US moves to seize $1bn in Malaysia assets

David J Lynch in Washington
Financial Times

Van Gogh paintings, Beverly Hills properties and the rights to profits from the hit movie The Wolf of Wall Street were among $1bn in assets US prosecutors moved to seize on Wednesday as part of a sprawling anti-money laundering investigation into Malaysia’s sovereign wealth fund.

In one of the largest seizures in US history, federal law enforcement agents also appeared to link Najib Razak, Malaysia’s prime minister, to a web of corrupt officials receiving stolen funds.

The US justice department case represents the most detailed and sweeping allegations to be brought in the multinational probe into a global scheme to siphon more than $3.5bn from the Malaysian government fund, known as 1MDB.

It is also the first time Mr Najib has been officially tied to the scandal. Mr Najib is not identified by name in court documents but the description of a “Malaysian Official 1” matches his biography and job responsibilities. On several occasions, that official received funds misappropriated from 1MDB, prosecutors say. Mr Najib has repeatedly denied any wrongdoing.

1MDB was created in 2009 as a government-owned vehicle to promote economic development through global partnerships and foreign investment.

But funds intended to benefit the Malaysian people were instead diverted to buy real estate, works of art and jewellery, pay casino bills and hire musicians and celebrities for the conspirators’ “lavish lifestyles”, the complaint says. More than $200m was spent on art alone, prosecutors allege.

A spokesman for the Malaysian government said a statement would be made later.

The case accuses Malaysian officials and business executives with receiving laundered 1MDB funds through banks in Singapore, Switzerland, Luxembourg and New York. The Malaysian officials “treated this public trust as a personal bank account”, said Lorretta Lynch, US attorney-general.

The misappropriation occurred over four years beginning shortly after Mr Najib set up the fund in 2009, according to the complaint.

It alleges that in March 2013, $681m in proceeds from a 1MDB bond offering were transferred into an account belonging to the official matching Mr Najib’s description. Five months later, $620m of that amount was shifted to a different account to which a 1MDB official was an authorised signatory.

Likewise, the proceeds of two 2012 bond offerings were diverted to “make substantial payments” to the Malaysian official and others, prosecutors say.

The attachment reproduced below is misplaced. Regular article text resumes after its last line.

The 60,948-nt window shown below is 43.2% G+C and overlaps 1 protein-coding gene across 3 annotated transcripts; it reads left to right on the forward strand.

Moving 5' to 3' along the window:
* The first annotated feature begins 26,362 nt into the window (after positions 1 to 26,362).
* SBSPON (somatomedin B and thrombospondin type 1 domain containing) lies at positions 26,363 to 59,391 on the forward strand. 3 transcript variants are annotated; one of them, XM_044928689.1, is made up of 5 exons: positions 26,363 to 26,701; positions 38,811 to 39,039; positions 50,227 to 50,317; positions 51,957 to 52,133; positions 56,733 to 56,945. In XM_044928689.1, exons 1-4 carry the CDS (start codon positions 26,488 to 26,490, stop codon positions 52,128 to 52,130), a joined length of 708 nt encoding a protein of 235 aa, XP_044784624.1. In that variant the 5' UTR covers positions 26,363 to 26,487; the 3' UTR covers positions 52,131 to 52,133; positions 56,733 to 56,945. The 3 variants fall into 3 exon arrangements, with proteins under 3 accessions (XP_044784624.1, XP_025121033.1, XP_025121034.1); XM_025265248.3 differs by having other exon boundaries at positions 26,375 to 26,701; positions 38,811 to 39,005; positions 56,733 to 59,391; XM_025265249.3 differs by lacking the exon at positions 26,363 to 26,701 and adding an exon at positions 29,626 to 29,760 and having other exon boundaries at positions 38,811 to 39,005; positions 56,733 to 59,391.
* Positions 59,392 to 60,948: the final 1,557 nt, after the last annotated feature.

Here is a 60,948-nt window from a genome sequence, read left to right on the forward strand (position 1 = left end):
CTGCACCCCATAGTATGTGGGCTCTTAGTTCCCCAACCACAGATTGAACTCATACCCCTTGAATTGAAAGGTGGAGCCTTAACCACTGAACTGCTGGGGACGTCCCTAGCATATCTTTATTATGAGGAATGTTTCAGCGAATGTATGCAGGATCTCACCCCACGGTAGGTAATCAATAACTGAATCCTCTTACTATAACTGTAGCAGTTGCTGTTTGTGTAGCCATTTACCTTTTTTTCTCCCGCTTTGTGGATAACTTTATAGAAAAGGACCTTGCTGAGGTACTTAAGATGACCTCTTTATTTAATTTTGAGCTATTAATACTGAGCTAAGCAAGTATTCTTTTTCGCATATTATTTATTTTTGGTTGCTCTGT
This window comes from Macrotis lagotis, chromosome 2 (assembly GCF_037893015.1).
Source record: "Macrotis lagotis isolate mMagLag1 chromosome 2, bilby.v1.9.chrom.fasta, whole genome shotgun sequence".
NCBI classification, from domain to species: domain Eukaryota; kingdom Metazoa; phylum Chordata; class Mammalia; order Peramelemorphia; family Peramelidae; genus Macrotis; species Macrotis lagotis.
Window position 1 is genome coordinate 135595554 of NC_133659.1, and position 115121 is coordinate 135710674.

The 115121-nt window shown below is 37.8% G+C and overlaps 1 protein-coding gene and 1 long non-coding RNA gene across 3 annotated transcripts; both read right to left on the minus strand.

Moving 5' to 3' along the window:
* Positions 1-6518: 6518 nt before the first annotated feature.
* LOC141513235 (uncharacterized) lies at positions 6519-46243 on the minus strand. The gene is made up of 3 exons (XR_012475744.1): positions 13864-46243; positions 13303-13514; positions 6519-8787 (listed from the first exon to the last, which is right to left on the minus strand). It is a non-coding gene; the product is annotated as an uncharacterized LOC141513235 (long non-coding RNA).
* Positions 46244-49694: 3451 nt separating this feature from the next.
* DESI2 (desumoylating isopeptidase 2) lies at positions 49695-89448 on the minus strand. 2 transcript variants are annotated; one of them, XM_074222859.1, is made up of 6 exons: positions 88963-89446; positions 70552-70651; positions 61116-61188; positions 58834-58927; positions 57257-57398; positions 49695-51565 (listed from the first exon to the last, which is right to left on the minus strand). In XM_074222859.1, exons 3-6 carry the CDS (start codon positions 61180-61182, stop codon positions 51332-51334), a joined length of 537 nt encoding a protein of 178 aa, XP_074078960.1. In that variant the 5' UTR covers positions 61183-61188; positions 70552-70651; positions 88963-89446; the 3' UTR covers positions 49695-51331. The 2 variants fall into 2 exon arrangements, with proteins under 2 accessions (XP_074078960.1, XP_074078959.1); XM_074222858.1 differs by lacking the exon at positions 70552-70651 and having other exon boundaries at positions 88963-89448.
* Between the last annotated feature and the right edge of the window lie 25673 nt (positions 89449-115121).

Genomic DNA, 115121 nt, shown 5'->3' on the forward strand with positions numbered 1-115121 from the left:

The filings also quote a Malaysian attorney-general description in January 2016 of a transaction in those amounts involving Mr Najib, which describes the money as a “personal donation” to him from the Saudi royal family.

At the centre of the action is Taek Jho Low, a Malaysian businessman also known as Jho Low, who held no formal role with the fund but was deeply involved in its operations, the complaint says. Mr Low has denied any role in the fund after its creation.

Officials at 1MDB and others began diverting money shortly after the fund was created in September 2009 under the guise of investing in a joint venture with a private Saudi oil extraction company, PetroSaudi International. More than $1bn was transferred to a Swiss bank account held by Good Star Ltd, which was owned by Mr Low, prosecutors allege.

The misdirected monies “were used for the personal gratification of Low and his associates”, the complaint alleges.

In 2012, 1MDB officials and others fraudulently diverted $1.4bn in proceeds from two bond offerings arranged by Goldman Sachs, according to the complaint. Representing almost 40 per cent of the total raised, the funds were transferred to a Swiss account controlled by a British Virgin Islands entity called Aabar Investments PJS Limited.

Aabar had been named to suggest a relationship with an Abu Dhabi company, Aabar Investments PJS, an investment arm of the Abu Dhabi government. But funds diverted to the Swiss account ultimately ended up in a Singapore bank account controlled by an associate of Mr Low.

In 2013, several officials including those from 1MDB diverted nearly $1.3bn from another $3bn Goldman bond offering.

The money was supposed to be used to finance a joint venture known as the Abu Dhabi Malaysia Investment Co but was instead funnelled into a Singapore account controlled by Mr Low’s associate, the complaint says.

Andrew McCabe, FBI deputy director, said at a press conference in Washington: “The Malaysian people were defrauded on an enormous scale.”
As well as the official fitting Mr Najib’s description, the complaint lists four other 1MDB officials. None is identified by name.

  1. #1 by Bigjoe on Thursday, 21 July 2016 - 4:46 am

    He is already testing the waters with “I made a mistake” and “forgive me” advertising script. The monies went into his account and when disovered went to God knows where likely not in US that can be seized.

  2. #2 by undertaker888 on Thursday, 21 July 2016 - 7:04 am

    Our AG must be either very intelligent or very corrupted to cast NFA verdict. So which one is it? LGE is charged faster than a speeding bullet but in this case, wow, you can see the hypocrisy. They answered to no one but to the scent of money and power.

  3. #3 by good coolie on Friday, 22 July 2016 - 12:19 pm

    If Mahatir says his mea culpas (especially for his shameful treatment of the judiciary and encouragement of corruption), he should be the next Perthana Manthiri. He would do a better job against religious extremism than Najib (the latter is actually encouraging Islamic extremism by default).

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